We’d love to hear from you. Who do you know who has suffered well? What impact did that have upon them and others?

What High School Football Taught Me About Developing Leaders


I played football in high school for the mighty Fort Worth Christian Cardinals. (Okay, so it was a tiny private school; but it was Texas football so we took it very seriously!)

We had the same routine every week during the football season. On Monday afternoon we would suit up and crowd into the coaches’ office — this dingy, poorly lit space above the gymnasium. For the next hour we would watch film of the game from the past Friday. They’d play it on one of those huge rear projection TVs that someone had donated to the school several decades before; the kind where you could only see the picture clearly if you were directly in front of it. After each play the coaches would comment on what went well, or what didn’t go well. They’d celebrate the good plays and offer critique about the bad ones.

After that we’d watch film of the next opponent, and the coaches would begin to prepare us for the upcoming game. We’d hit the practice field in the afternoons for the rest of the week to revisit fundamentals, work on our game strategy, and run plays.

Then Friday would come. I always loved the anticipation in the air on Fridays. We got to play the game! We got to see how well we prepared, what we were made of, how good our team was.

When Monday arrived the next week we’d start the process all over again.

My high school football experience provides some solid principles about leadership development and discipleship. It reveals a cycle that occurs repeatedly when leaders in invest in emerging leaders and help them build competency for their ministry:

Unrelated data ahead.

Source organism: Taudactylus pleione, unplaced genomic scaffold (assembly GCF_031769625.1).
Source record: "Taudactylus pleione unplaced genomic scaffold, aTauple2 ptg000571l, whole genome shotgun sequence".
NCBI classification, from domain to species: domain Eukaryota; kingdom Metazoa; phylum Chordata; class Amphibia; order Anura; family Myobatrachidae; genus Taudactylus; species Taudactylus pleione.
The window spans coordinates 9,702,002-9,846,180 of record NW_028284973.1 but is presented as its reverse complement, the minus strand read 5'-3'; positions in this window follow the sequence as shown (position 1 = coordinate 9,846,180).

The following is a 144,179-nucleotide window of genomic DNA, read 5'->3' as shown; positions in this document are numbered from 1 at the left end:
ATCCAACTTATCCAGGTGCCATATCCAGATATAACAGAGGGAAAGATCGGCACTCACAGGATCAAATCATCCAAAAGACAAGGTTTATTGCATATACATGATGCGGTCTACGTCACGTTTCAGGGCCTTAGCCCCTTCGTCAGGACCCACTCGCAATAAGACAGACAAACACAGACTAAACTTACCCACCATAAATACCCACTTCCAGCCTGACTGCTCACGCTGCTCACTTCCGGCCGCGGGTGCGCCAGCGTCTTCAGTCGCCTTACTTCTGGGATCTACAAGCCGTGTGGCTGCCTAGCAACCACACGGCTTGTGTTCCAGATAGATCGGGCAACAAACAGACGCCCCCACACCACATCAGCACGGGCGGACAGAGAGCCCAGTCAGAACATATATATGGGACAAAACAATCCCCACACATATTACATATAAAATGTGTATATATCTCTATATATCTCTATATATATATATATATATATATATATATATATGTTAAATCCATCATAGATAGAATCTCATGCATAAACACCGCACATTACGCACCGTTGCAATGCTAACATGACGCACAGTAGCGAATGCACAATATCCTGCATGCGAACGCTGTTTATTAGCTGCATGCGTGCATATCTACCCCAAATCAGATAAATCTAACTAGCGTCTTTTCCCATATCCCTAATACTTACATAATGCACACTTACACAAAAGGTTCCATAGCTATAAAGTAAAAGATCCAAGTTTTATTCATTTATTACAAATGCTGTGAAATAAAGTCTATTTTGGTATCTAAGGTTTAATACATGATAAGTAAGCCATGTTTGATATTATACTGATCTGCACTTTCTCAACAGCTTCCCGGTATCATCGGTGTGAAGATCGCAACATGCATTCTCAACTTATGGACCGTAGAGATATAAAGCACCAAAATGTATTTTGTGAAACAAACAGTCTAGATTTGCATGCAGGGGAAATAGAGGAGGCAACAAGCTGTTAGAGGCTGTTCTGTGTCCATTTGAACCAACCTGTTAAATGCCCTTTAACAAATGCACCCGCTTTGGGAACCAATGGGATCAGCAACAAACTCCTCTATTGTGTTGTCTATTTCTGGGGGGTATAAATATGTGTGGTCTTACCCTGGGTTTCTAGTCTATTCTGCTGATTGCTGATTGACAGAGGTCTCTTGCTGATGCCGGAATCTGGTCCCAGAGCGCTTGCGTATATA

1. Prepare. As we invest in others, we prepare them for the ministry tasks ahead of them. We teach them. We give them the best information we have on the subject. We offer them exercises to help them reflect. In my football days this was watching the film of the next opponent and daily practice in preparation for the game.
  2. Participate. In this stage we do the ministry task together. We play the game! How we participate together is determined by where the emerging leader is in her/his development: we might have them help us; or they might be ready for the driver seat and we take a helping role.
  3. Process. After we play the game, we pause to debrief and process how it went. We look over the game film. We discuss three questions together: 1) What went well? (Celebration); 2) What didn’t go well? (Improvement); 3) What do we want to remember to do next time? (Action).

Jesus demonstrates these stages as he teaches the disciples (prepare), invites them to minister alongside of him and also sends them out in pairs to minister (participate), and dialogues and teaches them further after their ministry experiences (process).

How have you seen these stages at work in your own development?

Which of these stages is particularly challenging for you as you develop emerging leaders?